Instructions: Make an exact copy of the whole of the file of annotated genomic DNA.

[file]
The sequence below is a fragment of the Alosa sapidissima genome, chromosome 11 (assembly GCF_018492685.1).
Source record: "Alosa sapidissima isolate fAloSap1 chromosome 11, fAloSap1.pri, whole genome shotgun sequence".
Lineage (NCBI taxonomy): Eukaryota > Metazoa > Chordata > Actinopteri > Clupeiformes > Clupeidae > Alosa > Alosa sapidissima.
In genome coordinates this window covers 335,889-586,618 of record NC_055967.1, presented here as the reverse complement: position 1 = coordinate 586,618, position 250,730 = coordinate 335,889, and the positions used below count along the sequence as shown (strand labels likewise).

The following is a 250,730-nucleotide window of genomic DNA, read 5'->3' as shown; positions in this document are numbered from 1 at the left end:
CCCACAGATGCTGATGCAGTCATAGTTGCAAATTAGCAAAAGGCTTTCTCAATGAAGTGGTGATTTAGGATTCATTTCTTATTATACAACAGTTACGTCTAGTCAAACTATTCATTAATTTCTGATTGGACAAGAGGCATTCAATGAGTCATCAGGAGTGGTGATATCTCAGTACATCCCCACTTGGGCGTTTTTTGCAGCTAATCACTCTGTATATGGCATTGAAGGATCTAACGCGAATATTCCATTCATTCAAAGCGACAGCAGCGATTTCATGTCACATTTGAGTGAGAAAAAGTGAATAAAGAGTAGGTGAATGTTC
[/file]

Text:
The sequence below is a fragment of the Alosa sapidissima genome, chromosome 11 (assembly GCF_018492685.1).
Source record: "Alosa sapidissima isolate fAloSap1 chromosome 11, fAloSap1.pri, whole genome shotgun sequence".
Lineage (NCBI taxonomy): Eukaryota > Metazoa > Chordata > Actinopteri > Clupeiformes > Clupeidae > Alosa > Alosa sapidissima.
In genome coordinates this window covers 335,889-586,618 of record NC_055967.1, presented here as the reverse complement: position 1 = coordinate 586,618, position 250,730 = coordinate 335,889, and the positions used below count along the sequence as shown (strand labels likewise).

The following is a 250,730-nucleotide window of genomic DNA, read 5'->3' as shown; positions in this document are numbered from 1 at the left end:
CCCACAGATGCTGATGCAGTCATAGTTGCAAATTAGCAAAAGGCTTTCTCAATGAAGTGGTGATTTAGGATTCATTTCTTATTATACAACAGTTACGTCTAGTCAAACTATTCATTAATTTCTGATTGGACAAGAGGCATTCAATGAGTCATCAGGAGTGGTGATATCTCAGTACATCCCCACTTGGGCGTTTTTTGCAGCTAATCACTCTGTATATGGCATTGAAGGATCTAACGCGAATATTCCATTCATTCAAAGCGACAGCAGCGATTTCATGTCACATTTGAGTGAGAAAAAGTGAATAAAGAGTAGGTGAATGTTC